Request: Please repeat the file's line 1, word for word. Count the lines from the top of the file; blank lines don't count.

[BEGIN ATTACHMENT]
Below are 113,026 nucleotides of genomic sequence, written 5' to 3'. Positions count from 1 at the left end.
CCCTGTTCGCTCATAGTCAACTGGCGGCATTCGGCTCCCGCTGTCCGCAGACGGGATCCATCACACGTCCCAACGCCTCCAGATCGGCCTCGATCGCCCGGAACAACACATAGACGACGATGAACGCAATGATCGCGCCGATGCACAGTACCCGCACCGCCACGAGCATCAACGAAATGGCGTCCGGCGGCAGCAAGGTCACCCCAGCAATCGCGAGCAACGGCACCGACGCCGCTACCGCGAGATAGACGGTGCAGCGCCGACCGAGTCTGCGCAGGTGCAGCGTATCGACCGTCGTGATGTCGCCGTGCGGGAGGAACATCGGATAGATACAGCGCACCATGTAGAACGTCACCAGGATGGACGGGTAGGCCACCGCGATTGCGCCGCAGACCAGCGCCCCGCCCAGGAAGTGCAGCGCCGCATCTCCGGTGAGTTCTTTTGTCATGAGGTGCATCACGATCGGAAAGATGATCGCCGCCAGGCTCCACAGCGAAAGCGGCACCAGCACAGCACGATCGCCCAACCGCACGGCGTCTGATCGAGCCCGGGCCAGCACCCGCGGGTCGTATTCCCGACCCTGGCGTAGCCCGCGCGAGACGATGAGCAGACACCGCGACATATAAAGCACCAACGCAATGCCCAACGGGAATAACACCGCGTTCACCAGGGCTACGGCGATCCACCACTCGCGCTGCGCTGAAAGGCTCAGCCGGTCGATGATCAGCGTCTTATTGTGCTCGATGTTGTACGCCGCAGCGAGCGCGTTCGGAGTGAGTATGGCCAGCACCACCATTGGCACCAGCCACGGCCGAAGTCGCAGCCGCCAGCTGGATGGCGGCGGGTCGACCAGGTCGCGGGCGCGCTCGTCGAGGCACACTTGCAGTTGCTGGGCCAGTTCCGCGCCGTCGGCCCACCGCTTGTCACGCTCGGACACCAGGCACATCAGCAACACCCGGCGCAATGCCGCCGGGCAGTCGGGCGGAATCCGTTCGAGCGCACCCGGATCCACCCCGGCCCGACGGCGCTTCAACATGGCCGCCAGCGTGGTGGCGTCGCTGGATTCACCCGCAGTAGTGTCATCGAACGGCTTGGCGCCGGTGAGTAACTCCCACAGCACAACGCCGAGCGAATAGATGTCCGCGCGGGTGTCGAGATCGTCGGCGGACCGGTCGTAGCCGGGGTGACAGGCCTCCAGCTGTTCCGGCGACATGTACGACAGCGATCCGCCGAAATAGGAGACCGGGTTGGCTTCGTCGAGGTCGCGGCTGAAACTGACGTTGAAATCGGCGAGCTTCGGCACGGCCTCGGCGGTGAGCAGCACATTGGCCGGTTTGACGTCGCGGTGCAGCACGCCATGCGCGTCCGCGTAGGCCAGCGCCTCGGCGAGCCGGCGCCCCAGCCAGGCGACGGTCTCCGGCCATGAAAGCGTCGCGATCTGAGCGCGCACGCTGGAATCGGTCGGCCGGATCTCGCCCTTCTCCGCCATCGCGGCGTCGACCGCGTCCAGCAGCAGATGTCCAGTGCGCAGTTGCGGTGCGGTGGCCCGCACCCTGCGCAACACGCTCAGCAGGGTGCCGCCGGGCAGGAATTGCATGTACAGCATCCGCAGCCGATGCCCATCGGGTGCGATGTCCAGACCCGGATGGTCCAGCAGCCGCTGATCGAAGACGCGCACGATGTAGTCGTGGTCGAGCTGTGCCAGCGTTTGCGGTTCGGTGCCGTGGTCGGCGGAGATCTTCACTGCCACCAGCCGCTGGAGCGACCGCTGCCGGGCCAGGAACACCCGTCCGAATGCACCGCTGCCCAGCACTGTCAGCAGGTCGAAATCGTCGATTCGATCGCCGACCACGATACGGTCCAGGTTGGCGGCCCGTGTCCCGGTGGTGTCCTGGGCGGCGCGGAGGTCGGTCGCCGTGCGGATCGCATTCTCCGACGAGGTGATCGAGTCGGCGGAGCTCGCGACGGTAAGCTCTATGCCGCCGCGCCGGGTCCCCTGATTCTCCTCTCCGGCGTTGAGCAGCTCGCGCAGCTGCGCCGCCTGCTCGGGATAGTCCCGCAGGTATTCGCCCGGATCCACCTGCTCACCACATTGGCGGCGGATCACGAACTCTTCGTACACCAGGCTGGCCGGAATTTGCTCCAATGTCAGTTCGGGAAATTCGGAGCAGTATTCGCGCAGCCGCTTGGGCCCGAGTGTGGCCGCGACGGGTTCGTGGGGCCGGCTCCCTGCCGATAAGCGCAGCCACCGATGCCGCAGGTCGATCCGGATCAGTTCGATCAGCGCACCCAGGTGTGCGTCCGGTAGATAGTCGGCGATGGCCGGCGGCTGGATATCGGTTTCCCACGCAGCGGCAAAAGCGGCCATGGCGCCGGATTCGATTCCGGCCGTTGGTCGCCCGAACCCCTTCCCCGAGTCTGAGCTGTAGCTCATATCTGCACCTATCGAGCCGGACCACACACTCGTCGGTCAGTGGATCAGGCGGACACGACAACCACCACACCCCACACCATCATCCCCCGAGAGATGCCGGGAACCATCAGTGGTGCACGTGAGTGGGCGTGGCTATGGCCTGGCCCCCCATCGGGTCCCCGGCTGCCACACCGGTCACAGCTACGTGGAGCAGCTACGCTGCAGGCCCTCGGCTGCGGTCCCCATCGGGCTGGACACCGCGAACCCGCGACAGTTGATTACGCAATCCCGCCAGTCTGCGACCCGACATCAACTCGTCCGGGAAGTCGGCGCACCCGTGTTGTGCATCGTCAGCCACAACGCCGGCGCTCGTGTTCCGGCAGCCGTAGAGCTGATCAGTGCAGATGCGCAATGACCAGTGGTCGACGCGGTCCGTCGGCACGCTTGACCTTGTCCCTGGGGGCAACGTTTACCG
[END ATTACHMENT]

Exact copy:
Below are 113,026 nucleotides of genomic sequence, written 5' to 3'. Positions count from 1 at the left end.